|Moldy classroom (How does this “facilitate the continuity of government," Glenn?)|
I have received a copy of an email, dated Oct. 9, from one of the full-time instructors that regularly teaches in room A205—Wendy Gabriella—to Faculty Association (union) official Lewis Long, regarding that room. Here it is in full:
1) What compensation is available to faculty who were sick, went to the doctor and incurred co-payments as well as our share of the cost of office visits as well as prescription costs? How do we file claims for reimbursement?
3) I did not cancel classes but I know that some of my colleagues who taught in A205 in the summer of 2013 did have to cancel classes. Is there a way to make sure that their sick leave is not charged?
4) I have five students (that I know of) this semester who are sick and have been diagnosed with bronchitis and upper respiratory infections. How will the district compensate the students for their medical expenses?
5) What safeguards are in place to ensure that the other classrooms and offices in A200 are safe for faculty and students. Mold usually does not affect one room.
6) Of course, the larger question is: What procedures are in place at the college to address the situation when four faculty members teaching in the same classroom are diagnosed with upper respiratory illnesses? After I found out about the related upper respiratory illnesses of four faculty members whose only common denominator was teaching in A205 in the summer of 2013, I reported the situation to Vice President of Instruction Craig Justice during the first week of instruction, August 19, 2013. He subsequently indicated that testing was being done on the HVAC system. However, and most importantly, classes remained in A205 until Thursday, October 2, 2013. That means that our faculty and our students remained in a classroom contaminated with mold for seven weeks after the problem was reported. Additionally, even though the classroom was closed on October 2, 2013 and a sign with instructions "DO NOT ENTER" was placed on the door, Dean Karima Feldhus and I witnessed classes being held in A205 on October 2, 2013. Further, on October 2, 2013, when I showed up for my 12:30 class, the "DO NOT ENTER" sign was posted on the door, the door was unlocked, the lights were on, and my students were sitting in the classroom. What procedures and lines of communication need to be established to prevent this from happening in the future?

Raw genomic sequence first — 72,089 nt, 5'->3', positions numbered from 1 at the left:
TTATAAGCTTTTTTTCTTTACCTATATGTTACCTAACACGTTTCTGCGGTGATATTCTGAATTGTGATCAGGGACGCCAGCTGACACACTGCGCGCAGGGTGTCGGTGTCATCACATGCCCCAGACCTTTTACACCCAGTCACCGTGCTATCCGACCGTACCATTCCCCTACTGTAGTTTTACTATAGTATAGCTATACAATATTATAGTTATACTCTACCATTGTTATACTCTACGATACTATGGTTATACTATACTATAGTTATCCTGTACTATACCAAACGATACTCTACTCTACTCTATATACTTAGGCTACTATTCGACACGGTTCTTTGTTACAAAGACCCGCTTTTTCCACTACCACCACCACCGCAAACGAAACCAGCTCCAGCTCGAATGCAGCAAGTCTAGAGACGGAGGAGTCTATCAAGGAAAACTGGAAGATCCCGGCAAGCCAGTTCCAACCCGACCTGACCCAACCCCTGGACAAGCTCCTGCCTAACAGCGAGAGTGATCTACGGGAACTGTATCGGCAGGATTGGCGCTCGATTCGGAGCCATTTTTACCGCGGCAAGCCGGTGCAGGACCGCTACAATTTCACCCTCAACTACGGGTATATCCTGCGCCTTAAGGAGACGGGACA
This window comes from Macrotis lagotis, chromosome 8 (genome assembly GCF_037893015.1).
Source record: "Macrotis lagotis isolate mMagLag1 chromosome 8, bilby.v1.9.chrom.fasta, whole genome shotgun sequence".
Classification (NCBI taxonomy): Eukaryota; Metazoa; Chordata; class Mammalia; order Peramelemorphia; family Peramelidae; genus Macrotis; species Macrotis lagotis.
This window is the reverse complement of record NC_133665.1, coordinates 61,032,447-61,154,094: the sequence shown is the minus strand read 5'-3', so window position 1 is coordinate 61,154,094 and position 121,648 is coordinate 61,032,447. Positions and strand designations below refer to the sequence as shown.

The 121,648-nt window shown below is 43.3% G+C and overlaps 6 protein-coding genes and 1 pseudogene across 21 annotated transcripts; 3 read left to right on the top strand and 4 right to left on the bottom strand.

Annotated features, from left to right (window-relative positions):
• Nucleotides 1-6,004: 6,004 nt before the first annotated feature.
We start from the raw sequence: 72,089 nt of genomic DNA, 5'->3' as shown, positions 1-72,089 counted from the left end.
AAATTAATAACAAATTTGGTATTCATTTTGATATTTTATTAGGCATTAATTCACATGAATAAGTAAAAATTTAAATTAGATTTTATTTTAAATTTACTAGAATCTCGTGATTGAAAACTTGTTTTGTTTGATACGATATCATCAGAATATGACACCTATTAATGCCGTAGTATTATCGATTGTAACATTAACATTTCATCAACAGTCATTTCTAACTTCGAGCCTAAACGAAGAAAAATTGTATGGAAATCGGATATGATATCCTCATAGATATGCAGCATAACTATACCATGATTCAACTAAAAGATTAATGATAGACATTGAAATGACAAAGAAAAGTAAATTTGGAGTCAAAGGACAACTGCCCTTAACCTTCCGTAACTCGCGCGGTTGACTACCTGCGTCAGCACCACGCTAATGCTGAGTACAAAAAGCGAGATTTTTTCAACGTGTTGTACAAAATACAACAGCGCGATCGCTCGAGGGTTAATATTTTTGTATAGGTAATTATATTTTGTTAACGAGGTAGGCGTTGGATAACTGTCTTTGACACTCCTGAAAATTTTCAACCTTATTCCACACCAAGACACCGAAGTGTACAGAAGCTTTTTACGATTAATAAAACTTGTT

They keep forgetting to lock the door.
In conclusion, this situation directly pertains to faculty work conditions. I would like to formally request that the Faculty Association, in consultation with the District, establish procedures for protecting the health of our students and faculty with a detailed debriefing of what happened in A205. The A200 building has a long history of mold dating back to 1990 as does the A100 building. There is a documented history at the college of employees suffering as a result of mold contamination. We do not know how many of our students have been affected. It was obvious that four faculty members diagnosed with upper respiratory illnesses in the summer of 2013 was not a coincidence. Given the long history of mold, the classroom should have been immediately closed and then testing should have begun rather than allowing 7 weeks of further exposure and suffering during the testing. Given the long history of mold at the college, I would think that in order to ensure student success, there should be procedures in place to immediately address mold related illnesses which have been frequent and sustained since 1990. This is not the first incident of mold related illnesses. Students and faculty cannot learn and be successful in an environment contaminated with mold.
Many thanks to Elizabeth Chambers who informed me that my symptoms were the same as another faculty member's symptoms, otherwise I would have thought that is was just me as we all did, including our students. Dr. Chamber's comment prompted me to inquire a bit further and discover that every instructor teaching in A205 during the summer of 2013 was diagnosed with upper respiratory infections. Also thank you to Dean Karima Feldhus who attempted to assist in the regulation of the temperature in A205 and was informed that the choice was an igloo or a sauna. Obviously, I should have opted for the igloo. But why is an igloo or a sauna the choice?
Reportedly, an "unpleasant growth" in the west wall
Please forward my email to the Faculty Association and the college and district administration as necessary in resolving the issues I have raised.
We're on the case, as usual!
On behalf of the affected faculty members and students, I am formally requesting a response from the Faculty Association regarding the issues I have raised.